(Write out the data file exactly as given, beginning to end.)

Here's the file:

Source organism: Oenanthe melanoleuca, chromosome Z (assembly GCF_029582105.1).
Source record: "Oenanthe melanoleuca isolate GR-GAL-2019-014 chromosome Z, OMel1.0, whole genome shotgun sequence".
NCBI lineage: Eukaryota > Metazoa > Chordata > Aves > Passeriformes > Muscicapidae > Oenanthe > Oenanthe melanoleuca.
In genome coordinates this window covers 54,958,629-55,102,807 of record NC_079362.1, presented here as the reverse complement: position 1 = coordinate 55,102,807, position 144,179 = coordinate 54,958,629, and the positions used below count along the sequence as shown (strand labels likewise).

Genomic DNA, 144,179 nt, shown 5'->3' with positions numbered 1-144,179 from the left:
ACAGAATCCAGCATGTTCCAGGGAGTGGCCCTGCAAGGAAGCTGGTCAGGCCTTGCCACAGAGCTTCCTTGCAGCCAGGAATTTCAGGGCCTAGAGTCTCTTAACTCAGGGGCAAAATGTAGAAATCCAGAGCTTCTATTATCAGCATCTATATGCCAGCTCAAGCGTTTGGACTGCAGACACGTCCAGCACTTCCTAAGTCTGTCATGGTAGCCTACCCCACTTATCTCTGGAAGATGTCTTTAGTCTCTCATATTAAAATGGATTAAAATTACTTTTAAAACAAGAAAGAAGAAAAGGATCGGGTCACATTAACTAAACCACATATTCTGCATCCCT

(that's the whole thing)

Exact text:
Source organism: Oenanthe melanoleuca, chromosome Z (assembly GCF_029582105.1).
Source record: "Oenanthe melanoleuca isolate GR-GAL-2019-014 chromosome Z, OMel1.0, whole genome shotgun sequence".
NCBI lineage: Eukaryota > Metazoa > Chordata > Aves > Passeriformes > Muscicapidae > Oenanthe > Oenanthe melanoleuca.
In genome coordinates this window covers 54,958,629-55,102,807 of record NC_079362.1, presented here as the reverse complement: position 1 = coordinate 55,102,807, position 144,179 = coordinate 54,958,629, and the positions used below count along the sequence as shown (strand labels likewise).

Genomic DNA, 144,179 nt, shown 5'->3' with positions numbered 1-144,179 from the left:
ACAGAATCCAGCATGTTCCAGGGAGTGGCCCTGCAAGGAAGCTGGTCAGGCCTTGCCACAGAGCTTCCTTGCAGCCAGGAATTTCAGGGCCTAGAGTCTCTTAACTCAGGGGCAAAATGTAGAAATCCAGAGCTTCTATTATCAGCATCTATATGCCAGCTCAAGCGTTTGGACTGCAGACACGTCCAGCACTTCCTAAGTCTGTCATGGTAGCCTACCCCACTTATCTCTGGAAGATGTCTTTAGTCTCTCATATTAAAATGGATTAAAATTACTTTTAAAACAAGAAAGAAGAAAAGGATCGGGTCACATTAACTAAACCACATATTCTGCATCCCT